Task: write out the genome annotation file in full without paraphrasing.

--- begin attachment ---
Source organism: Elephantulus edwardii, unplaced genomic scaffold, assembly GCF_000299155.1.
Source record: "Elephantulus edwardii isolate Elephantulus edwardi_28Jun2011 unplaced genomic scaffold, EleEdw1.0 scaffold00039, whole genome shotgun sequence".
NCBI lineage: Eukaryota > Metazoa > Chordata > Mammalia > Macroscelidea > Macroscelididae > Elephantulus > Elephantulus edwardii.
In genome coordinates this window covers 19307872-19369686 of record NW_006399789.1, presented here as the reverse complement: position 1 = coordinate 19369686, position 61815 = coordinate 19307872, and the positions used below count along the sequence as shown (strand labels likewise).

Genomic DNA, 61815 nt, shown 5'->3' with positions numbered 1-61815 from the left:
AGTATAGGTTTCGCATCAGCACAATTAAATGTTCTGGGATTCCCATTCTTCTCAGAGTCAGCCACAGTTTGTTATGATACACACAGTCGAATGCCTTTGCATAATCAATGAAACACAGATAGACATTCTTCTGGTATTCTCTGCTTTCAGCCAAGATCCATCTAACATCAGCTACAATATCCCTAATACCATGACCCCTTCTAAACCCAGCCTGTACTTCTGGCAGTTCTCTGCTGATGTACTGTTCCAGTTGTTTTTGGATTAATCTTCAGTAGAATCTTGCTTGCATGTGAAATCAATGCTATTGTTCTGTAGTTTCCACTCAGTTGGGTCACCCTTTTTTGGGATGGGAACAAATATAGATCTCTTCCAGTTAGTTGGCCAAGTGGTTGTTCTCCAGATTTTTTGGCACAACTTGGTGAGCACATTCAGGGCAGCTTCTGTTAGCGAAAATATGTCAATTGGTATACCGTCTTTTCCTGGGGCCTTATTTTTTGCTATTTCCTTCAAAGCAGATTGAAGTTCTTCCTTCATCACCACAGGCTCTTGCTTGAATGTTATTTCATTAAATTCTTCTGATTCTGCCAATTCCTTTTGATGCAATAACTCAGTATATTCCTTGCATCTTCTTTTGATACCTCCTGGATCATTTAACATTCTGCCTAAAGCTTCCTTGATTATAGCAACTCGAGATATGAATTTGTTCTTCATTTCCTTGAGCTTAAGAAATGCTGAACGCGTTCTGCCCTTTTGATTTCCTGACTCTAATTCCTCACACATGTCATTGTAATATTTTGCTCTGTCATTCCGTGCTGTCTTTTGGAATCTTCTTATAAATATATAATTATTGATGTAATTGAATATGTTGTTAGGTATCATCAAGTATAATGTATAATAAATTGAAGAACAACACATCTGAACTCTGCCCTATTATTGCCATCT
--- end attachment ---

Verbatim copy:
Source organism: Elephantulus edwardii, unplaced genomic scaffold, assembly GCF_000299155.1.
Source record: "Elephantulus edwardii isolate Elephantulus edwardi_28Jun2011 unplaced genomic scaffold, EleEdw1.0 scaffold00039, whole genome shotgun sequence".
NCBI lineage: Eukaryota > Metazoa > Chordata > Mammalia > Macroscelidea > Macroscelididae > Elephantulus > Elephantulus edwardii.
In genome coordinates this window covers 19307872-19369686 of record NW_006399789.1, presented here as the reverse complement: position 1 = coordinate 19369686, position 61815 = coordinate 19307872, and the positions used below count along the sequence as shown (strand labels likewise).

Genomic DNA, 61815 nt, shown 5'->3' with positions numbered 1-61815 from the left:
AGTATAGGTTTCGCATCAGCACAATTAAATGTTCTGGGATTCCCATTCTTCTCAGAGTCAGCCACAGTTTGTTATGATACACACAGTCGAATGCCTTTGCATAATCAATGAAACACAGATAGACATTCTTCTGGTATTCTCTGCTTTCAGCCAAGATCCATCTAACATCAGCTACAATATCCCTAATACCATGACCCCTTCTAAACCCAGCCTGTACTTCTGGCAGTTCTCTGCTGATGTACTGTTCCAGTTGTTTTTGGATTAATCTTCAGTAGAATCTTGCTTGCATGTGAAATCAATGCTATTGTTCTGTAGTTTCCACTCAGTTGGGTCACCCTTTTTTGGGATGGGAACAAATATAGATCTCTTCCAGTTAGTTGGCCAAGTGGTTGTTCTCCAGATTTTTTGGCACAACTTGGTGAGCACATTCAGGGCAGCTTCTGTTAGCGAAAATATGTCAATTGGTATACCGTCTTTTCCTGGGGCCTTATTTTTTGCTATTTCCTTCAAAGCAGATTGAAGTTCTTCCTTCATCACCACAGGCTCTTGCTTGAATGTTATTTCATTAAATTCTTCTGATTCTGCCAATTCCTTTTGATGCAATAACTCAGTATATTCCTTGCATCTTCTTTTGATACCTCCTGGATCATTTAACATTCTGCCTAAAGCTTCCTTGATTATAGCAACTCGAGATATGAATTTGTTCTTCATTTCCTTGAGCTTAAGAAATGCTGAACGCGTTCTGCCCTTTTGATTTCCTGACTCTAATTCCTCACACATGTCATTGTAATATTTTGCTCTGTCATTCCGTGCTGTCTTTTGGAATCTTCTTATAAATATATAATTATTGATGTAATTGAATATGTTGTTAGGTATCATCAAGTATAATGTATAATAAATTGAAGAACAACACATCTGAACTCTGCCCTATTATTGCCATCT